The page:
Summary of owners' reviews
|Ride quality & brakes:|
|Reliability & build quality:|
|Value vs rivals:|
Bought 2nd hand wih 6,000 km on it. I've now done 27,000 in 18 months. I've found I really love the bike. It replaced early 80's Kawasaki 750 which in turn replaced an old Norton twin. I found I didn't usually rev the Kwak past 1/3 of its revs and the NC suited my style much better - change gears @ 3000RPM or 4500 if in a hurry, more than adequate. Excellent on fuel, averaged 78MPG & travel mostly around 65-70MPH.
Back brake is limp, I suppose so that the rider doesn't lock the wheel in a panic. Front is great although I don't often use it hard as I rely on anticipation & engine braking. The front disc went out of round and was replaced under warranty by Honda. Able to put in long days of 8 hours or more pretty well once I fitted aftermarket seat. Easy bend for the knees which is good at my age. Pillion reports 1/2 hour is about it for comfort. Bike is at its best on the windy roads gobbling miles - 400 miles of 60MPH curve roads, it just provides endless pleasure all day. Having ridden other bikes I keep coming back to how glad I am to have this, its a great all rounder: low centre of gravity, good on shingle roads, excellent on corners up to 75 MPH (peg on deck I mean). Suspension is pretty good at normal speeds but if you push it hard at speed it will complain. Really an excellent machine for me.
Good torque. Many complain its gutless but don't understand how to ride it - just keep changing up and get it to pull. Frankly reminiscent of SV1000 up to the 6300 redline which is high praise. If it kept revving & making the same power gains for another 5000 it would be a SV1000. Sounds exactly like one with aftermarket Leo Vince Carbon fibre silencer - gorgeous. Some vibes hit around 4000 RPM (around 75MPH) but just enough to let you know you have an engine under you. Low maintenance, Honda specify 12,000 km valve clearance intervals but increased this to 24,000 on the later 750 so can do the same on the 700. Oil and filter once a year. Hardly need to touch the thing.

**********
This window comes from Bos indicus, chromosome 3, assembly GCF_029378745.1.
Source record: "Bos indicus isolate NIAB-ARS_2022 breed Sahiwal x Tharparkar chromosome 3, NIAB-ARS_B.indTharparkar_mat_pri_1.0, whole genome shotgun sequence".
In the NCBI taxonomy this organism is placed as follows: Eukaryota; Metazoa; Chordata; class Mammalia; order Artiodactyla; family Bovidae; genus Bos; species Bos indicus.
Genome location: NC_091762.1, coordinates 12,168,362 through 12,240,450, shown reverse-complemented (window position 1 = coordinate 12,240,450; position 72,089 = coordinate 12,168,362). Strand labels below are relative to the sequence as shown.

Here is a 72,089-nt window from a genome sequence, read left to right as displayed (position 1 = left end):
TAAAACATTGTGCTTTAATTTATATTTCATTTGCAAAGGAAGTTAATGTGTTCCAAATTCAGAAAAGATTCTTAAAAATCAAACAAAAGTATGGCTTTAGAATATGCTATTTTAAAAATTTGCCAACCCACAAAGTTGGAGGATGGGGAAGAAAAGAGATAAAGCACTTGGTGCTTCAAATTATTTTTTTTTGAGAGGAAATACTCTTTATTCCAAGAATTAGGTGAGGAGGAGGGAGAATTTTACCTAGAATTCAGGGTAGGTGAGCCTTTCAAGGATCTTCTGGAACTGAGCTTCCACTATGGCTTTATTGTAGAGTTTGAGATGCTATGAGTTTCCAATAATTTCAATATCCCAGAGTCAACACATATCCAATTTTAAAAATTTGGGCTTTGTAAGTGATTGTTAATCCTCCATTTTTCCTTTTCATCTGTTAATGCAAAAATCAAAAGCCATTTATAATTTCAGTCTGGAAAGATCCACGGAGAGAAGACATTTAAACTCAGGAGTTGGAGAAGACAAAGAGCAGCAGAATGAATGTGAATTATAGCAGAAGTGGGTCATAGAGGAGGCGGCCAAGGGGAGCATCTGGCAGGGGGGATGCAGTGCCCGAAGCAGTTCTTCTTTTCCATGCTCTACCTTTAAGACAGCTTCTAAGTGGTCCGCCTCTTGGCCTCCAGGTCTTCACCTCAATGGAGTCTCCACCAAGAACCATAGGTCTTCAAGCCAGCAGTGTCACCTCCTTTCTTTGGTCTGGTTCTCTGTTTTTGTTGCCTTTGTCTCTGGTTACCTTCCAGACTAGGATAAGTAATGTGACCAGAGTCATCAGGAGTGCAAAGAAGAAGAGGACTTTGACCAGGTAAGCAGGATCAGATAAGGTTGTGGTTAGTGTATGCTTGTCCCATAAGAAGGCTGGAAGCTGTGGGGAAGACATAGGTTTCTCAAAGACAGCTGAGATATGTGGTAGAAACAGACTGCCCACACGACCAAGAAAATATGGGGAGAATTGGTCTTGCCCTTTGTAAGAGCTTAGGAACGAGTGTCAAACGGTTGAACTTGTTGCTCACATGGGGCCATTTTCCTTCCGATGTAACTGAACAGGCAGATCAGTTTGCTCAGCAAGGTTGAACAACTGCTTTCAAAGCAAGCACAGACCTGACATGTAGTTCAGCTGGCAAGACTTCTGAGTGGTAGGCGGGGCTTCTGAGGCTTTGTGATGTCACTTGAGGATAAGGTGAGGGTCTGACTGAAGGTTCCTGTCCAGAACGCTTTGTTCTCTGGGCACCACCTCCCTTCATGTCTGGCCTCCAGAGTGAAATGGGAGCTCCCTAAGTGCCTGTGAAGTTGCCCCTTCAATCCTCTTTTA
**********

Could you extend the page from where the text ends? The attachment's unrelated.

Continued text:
As I've only done 27,000 km I would expect flawless service and that's what I've had. Not too happy about corrosion resistance so have made sure bare metal is coated with a wipe of oil. It apprecates a clean sooner rather than later after riding on dirty roads.
Very low maintenance requirements & most of that I can do myself. Not at all happy that these days Honda seem to have forgotten how to put in an oil drain screw for the fork oil changes or grease nipples for prolink & steering head bearings though. Trying to ensure dealers get my money for a job I could do myself?